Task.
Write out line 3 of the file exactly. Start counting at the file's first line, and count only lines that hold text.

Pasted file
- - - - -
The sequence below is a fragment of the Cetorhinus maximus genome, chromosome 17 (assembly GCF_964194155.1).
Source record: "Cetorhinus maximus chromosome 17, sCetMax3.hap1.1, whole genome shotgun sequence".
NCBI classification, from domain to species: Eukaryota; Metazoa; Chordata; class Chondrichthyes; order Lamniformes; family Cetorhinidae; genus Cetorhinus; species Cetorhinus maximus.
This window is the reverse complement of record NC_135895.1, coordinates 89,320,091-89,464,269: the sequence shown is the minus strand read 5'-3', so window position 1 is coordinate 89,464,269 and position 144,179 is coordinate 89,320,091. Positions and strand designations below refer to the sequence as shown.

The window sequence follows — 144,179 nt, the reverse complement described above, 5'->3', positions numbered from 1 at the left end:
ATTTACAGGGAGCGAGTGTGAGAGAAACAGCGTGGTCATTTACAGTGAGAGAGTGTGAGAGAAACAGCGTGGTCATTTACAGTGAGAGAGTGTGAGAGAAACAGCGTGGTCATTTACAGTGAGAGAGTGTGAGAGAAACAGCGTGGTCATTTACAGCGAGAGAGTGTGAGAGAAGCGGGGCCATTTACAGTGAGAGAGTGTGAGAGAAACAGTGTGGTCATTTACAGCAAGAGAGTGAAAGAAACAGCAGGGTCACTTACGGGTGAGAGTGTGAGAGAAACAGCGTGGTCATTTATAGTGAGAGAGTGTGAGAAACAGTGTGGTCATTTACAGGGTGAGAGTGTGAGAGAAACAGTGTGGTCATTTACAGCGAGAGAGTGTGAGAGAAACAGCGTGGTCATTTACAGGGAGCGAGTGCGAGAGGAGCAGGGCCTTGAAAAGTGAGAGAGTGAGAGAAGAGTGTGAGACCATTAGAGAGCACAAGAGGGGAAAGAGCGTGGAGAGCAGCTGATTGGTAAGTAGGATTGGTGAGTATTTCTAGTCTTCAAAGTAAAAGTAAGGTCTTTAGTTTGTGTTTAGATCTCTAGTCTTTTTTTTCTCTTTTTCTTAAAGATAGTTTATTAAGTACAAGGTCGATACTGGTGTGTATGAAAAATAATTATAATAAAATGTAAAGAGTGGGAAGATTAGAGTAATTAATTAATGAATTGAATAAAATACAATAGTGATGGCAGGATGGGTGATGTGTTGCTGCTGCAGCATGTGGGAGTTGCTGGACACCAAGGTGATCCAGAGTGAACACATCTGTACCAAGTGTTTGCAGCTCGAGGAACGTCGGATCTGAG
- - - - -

NCBI classification, from domain to species: Eukaryota; Metazoa; Chordata; class Chondrichthyes; order Lamniformes; family Cetorhinidae; genus Cetorhinus; species Cetorhinus maximus.